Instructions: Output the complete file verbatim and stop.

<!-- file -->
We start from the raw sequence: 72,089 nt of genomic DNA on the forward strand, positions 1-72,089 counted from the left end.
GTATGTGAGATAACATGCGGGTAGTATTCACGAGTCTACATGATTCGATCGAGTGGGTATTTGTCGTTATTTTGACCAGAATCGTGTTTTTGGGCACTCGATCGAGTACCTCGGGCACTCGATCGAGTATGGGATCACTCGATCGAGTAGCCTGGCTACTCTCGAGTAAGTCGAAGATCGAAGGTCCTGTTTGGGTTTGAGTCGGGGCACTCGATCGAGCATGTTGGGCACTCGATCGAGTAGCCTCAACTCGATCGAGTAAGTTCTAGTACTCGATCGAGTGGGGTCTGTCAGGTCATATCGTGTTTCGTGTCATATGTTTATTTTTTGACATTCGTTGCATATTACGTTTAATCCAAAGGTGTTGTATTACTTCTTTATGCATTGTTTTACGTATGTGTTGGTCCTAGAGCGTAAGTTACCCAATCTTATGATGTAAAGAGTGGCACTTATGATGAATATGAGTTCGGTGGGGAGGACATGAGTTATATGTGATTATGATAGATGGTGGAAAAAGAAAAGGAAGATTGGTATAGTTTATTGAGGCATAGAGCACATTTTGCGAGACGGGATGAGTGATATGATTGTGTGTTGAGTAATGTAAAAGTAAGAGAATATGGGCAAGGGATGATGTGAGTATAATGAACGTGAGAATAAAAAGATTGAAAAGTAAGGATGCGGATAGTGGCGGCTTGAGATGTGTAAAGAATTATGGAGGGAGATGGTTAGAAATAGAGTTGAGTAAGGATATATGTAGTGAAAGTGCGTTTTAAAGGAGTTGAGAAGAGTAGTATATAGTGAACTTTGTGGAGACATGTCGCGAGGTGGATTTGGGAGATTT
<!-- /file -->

We start from the raw sequence: 72,089 nt of genomic DNA on the forward strand, positions 1-72,089 counted from the left end.
GTATGTGAGATAACATGCGGGTAGTATTCACGAGTCTACATGATTCGATCGAGTGGGTATTTGTCGTTATTTTGACCAGAATCGTGTTTTTGGGCACTCGATCGAGTACCTCGGGCACTCGATCGAGTATGGGATCACTCGATCGAGTAGCCTGGCTACTCTCGAGTAAGTCGAAGATCGAAGGTCCTGTTTGGGTTTGAGTCGGGGCACTCGATCGAGCATGTTGGGCACTCGATCGAGTAGCCTCAACTCGATCGAGTAAGTTCTAGTACTCGATCGAGTGGGGTCTGTCAGGTCATATCGTGTTTCGTGTCATATGTTTATTTTTTGACATTCGTTGCATATTACGTTTAATCCAAAGGTGTTGTATTACTTCTTTATGCATTGTTTTACGTATGTGTTGGTCCTAGAGCGTAAGTTACCCAATCTTATGATGTAAAGAGTGGCACTTATGATGAATATGAGTTCGGTGGGGAGGACATGAGTTATATGTGATTATGATAGATGGTGGAAAAAGAAAAGGAAGATTGGTATAGTTTATTGAGGCATAGAGCACATTTTGCGAGACGGGATGAGTGATATGATTGTGTGTTGAGTAATGTAAAAGTAAGAGAATATGGGCAAGGGATGATGTGAGTATAATGAACGTGAGAATAAAAAGATTGAAAAGTAAGGATGCGGATAGTGGCGGCTTGAGATGTGTAAAGAATTATGGAGGGAGATGGTTAGAAATAGAGTTGAGTAAGGATATATGTAGTGAAAGTGCGTTTTAAAGGAGTTGAGAAGAGTAGTATATAGTGAACTTTGTGGAGACATGTCGCGAGGTGGATTTGGGAGATTT